UAE to give Sinopharm to kids following ‘clinical trials and extensive evaluations’
The United Arab Emirates government has announced it will start administering Covid-19 vaccines made by Chinese firm Sinopharm to children aged 3-17 after a trial of 900 minors.
On Monday, the National Emergency Crisis and Disaster Management Authority (NCEMA) said on Twitter that the country would start vaccinating children aged 3-17 with the Sinopharm shot, which is administered in a two-dose regimen.
MoHAP announced the provision of Sinopharm vaccine for the age group 3 - 17 The decision comes after clinical trials and extensive evaluations and is based on the emergency use authorization and local evaluations which are in line with the approved regulations.#TogetherWeRecoverpic.twitter.com/4Y3VEMMW8V— NCEMA UAE (@NCEMAUAE) August 2, 2021
NCEMA said its decision is based on “clinical trials and extensive evaluations.” The country’s authorities announced in June that they had started a trial, which involved members of the royal family, to monitor the immune response of some 900 children following the administration of the Sinopharm vaccine.
The UAE, which has one of the highest immunization rates in the world, already uses the Pfizer jab to vaccinate children as young as 12. A post from the health ministry on Sunday said that 78.95% of the UAE’s 9 million people had been given one vaccine dose, and 70.57% had been fully vaccinated.Also on rt.com Australia extends Covid-19 lockdown in Brisbane, sends soldiers to help enforce quarantine rules in Sydney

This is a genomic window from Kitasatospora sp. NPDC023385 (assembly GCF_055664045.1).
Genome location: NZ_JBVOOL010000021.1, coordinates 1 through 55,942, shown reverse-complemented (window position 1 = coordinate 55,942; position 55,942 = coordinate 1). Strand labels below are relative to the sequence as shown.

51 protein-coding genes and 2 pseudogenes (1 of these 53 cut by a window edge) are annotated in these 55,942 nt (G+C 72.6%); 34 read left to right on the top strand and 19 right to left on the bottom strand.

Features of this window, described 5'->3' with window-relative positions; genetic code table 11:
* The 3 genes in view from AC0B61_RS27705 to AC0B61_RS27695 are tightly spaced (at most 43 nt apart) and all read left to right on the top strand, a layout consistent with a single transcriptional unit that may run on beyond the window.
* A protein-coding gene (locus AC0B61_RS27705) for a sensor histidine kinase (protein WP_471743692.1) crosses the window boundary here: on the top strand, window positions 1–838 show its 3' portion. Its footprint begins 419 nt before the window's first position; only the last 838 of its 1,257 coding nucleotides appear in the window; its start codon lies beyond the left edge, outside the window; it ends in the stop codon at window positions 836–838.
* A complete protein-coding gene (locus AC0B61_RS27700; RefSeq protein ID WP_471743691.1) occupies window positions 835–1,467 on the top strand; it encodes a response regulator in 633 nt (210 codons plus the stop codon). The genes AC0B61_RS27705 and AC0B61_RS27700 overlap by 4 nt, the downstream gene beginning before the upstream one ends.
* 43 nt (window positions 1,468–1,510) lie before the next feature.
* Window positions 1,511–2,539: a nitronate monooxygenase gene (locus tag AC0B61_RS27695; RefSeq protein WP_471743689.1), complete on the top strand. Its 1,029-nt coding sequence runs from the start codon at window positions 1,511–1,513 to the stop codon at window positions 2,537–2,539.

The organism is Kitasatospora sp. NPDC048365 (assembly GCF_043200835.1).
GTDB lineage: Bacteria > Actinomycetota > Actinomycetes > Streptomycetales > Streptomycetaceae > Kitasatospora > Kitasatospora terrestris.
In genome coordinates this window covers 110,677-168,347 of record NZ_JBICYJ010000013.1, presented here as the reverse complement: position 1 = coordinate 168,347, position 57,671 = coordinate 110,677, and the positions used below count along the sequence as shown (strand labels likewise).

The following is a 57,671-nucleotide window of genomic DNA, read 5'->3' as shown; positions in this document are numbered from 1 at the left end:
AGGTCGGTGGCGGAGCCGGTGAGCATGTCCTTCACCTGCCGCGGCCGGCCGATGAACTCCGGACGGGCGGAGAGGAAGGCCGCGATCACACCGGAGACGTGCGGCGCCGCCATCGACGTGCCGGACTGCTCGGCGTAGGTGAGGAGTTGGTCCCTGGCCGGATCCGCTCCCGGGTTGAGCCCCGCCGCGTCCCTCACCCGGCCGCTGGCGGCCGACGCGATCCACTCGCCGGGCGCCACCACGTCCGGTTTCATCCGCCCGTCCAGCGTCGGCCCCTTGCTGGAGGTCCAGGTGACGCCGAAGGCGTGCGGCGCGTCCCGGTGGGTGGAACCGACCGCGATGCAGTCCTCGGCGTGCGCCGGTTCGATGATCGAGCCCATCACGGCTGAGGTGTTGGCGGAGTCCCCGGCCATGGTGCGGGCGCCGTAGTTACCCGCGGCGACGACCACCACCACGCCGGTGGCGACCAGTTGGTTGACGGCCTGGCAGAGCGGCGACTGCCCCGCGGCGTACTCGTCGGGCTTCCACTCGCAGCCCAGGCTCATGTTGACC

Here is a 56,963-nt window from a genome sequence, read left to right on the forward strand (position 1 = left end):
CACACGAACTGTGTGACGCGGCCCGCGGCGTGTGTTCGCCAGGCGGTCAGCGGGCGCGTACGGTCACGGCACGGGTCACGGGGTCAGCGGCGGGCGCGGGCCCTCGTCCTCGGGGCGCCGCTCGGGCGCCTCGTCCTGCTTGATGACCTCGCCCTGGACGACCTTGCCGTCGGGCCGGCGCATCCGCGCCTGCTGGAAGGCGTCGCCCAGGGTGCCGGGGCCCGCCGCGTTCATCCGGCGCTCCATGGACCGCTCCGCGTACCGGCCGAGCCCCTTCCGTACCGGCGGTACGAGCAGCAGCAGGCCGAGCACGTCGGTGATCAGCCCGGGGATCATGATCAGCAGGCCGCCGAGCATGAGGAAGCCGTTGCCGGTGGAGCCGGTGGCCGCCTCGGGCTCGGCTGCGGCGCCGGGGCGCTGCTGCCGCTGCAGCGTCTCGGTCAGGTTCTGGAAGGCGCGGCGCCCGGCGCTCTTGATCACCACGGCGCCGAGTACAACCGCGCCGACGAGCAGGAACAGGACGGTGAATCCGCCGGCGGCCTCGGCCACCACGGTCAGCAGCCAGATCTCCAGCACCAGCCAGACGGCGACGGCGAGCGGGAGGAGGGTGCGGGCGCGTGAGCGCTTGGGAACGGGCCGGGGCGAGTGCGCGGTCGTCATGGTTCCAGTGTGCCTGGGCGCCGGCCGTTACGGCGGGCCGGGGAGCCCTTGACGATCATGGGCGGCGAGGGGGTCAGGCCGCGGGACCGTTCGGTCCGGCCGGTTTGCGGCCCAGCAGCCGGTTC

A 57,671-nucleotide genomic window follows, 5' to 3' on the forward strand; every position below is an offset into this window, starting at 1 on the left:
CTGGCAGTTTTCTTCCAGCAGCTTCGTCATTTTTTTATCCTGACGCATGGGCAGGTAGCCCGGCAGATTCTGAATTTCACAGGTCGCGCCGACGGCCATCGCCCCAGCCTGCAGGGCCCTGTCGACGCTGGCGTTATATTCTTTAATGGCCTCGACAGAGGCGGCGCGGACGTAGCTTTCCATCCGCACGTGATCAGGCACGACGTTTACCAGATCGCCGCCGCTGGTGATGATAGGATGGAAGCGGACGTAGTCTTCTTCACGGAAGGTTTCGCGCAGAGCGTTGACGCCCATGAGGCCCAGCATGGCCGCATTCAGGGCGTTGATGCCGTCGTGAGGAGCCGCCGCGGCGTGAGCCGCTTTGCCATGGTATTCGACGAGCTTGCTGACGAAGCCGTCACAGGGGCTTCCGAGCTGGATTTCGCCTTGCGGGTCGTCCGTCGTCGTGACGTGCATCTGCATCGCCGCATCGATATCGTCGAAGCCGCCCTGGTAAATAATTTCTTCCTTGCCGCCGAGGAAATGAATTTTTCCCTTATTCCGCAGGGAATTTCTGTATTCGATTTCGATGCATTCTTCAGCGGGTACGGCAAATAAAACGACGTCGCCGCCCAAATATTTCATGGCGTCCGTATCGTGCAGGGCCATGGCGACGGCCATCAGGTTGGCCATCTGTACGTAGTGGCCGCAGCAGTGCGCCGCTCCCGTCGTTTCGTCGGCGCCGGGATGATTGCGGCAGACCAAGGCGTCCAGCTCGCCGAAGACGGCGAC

The Chinese-developed Sinopharm shot has been heavily scrutinized in recent weeks. In Hungary, where it has been widely administered, a recent study found that “23.90% of individuals above the age of 60 who took part in the testing and shared their vaccination information had inadequate amounts of IgG type neutralizing antibodies in their bloodstream.”
The UAE led the Phase III clinical trials of the Chinese shot and is also manufacturing it after Sinopharm and Abu Dhabi-based technology company Group 42 entered a joint venture. Sinovac, another widely used Chinese vaccine, has also been called into question. A Thai study suggested that vaccine-induced antibodies halved every 40 days after the second dose.
Chinese state media organization Xinhua has pushed back against the criticism, highlighting a Sri Lankan study in which two shots of Sinopharm were found to engender antibody levels similar to those seen in a person who had been naturally infected. “This vaccine was found very effective for the Delta variant as well,” Sri Jayewardenepura University was quoted as saying by Xinhua.
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